Harvard Magazine
Main Menu · Search ·Current Issue ·Contact ·Archives ·Centennial ·Letters to the Editor ·FAQs

The Alumni

In this issue's Alumni section:
A Visit to the Mollusk Department - Wag the Sheep - House Heroes - Comings and Goings - Externships and Internships - Harvard Yardage - Harvard Album - Holiday Guide - Yesterday's News

For more alumni web resources, check out Harvard Gateways, the Harvard Alumni Association's website
Yesterday's News
Yesterday's News


Ninety-six women with degrees from the School of Education have been listed in the new Harvard Alumni Directory. "To publish their names," the Bulletin notes, "is simply an unavoidable recognition of their standing...it does not invite them to attend meetings of the Associated Harvard Clubs nor necessitate a ladies' dining room in the Harvard Club of New York or Boston...there is no reason to assume the admission of women to a professional school is the 'entering wedge' of coeducation throughout the institution."


Twenty German refugee students will receive scholarships at the College, funded by a vote of the President and Fellows, provided an undergraduate committee raises enough money to cover the refugees' room and board.

Complaints by patients of Stillman Infirmary about "class D detective stories" have prompted the hygiene department, University library, and financial office to pledge $100, with a promise of $50 each succeeding year, until Stillman's literary offerings become more acceptable.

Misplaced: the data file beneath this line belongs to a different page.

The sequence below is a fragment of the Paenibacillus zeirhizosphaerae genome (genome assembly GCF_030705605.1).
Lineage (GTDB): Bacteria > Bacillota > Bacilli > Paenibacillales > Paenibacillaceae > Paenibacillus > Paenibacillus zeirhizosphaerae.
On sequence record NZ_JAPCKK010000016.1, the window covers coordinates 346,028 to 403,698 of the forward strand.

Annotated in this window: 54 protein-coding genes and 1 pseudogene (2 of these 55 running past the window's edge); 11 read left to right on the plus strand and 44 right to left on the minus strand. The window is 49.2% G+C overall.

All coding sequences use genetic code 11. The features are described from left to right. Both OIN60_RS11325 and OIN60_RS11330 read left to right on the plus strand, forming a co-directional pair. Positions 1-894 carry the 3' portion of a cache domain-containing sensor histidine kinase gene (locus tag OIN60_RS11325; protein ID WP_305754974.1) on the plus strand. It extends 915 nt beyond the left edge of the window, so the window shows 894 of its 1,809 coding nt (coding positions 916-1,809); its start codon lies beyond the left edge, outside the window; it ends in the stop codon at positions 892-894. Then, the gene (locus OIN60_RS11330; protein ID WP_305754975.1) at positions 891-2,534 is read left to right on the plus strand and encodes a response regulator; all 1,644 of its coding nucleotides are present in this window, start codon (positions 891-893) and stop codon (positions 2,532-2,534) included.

Exhorting readers to "Share Your Bulletin," the editors supply overseas addresses so that home-front recipients may pass copies along to Harvard men in the service.


An informal survey of drugstores in and around Harvard Yard the morning following the Yale game finds them entirely out of aspirin.

Eighty-eight students take advantage of the practical pedagogy when courses in swimming-pool management and table-waiting are offered with a provident eye toward summer employment.


Dean of students Robert Watson criticizes lax undergraduate attitudes toward parietal rules, insisting that Harvard "must be concerned that its students do not set an example for the relaxation of morals among youth... fornication must also be understood as an offense punishable by the University on the same grounds as thievery, cheating, and lying."

Students vie for an opportunity to participate in the first course offerings by the new visual studies program.


In response to the energy crisis, a new University-wide energy-conservation program lowers the temperature in all offices and student rooms from 75 degrees to 68 degrees.


Forty coin-operated word processors have been loaned to Harvard in a trial; if enough students demonstrate interest, "additional word processors and possibly computer equipment will be installed on the same basis." An hour of operation costs $2.

Main Menu · Search ·Current Issue ·Contact ·Archives ·Centennial ·Letters to the Editor ·FAQs
Harvard Magazine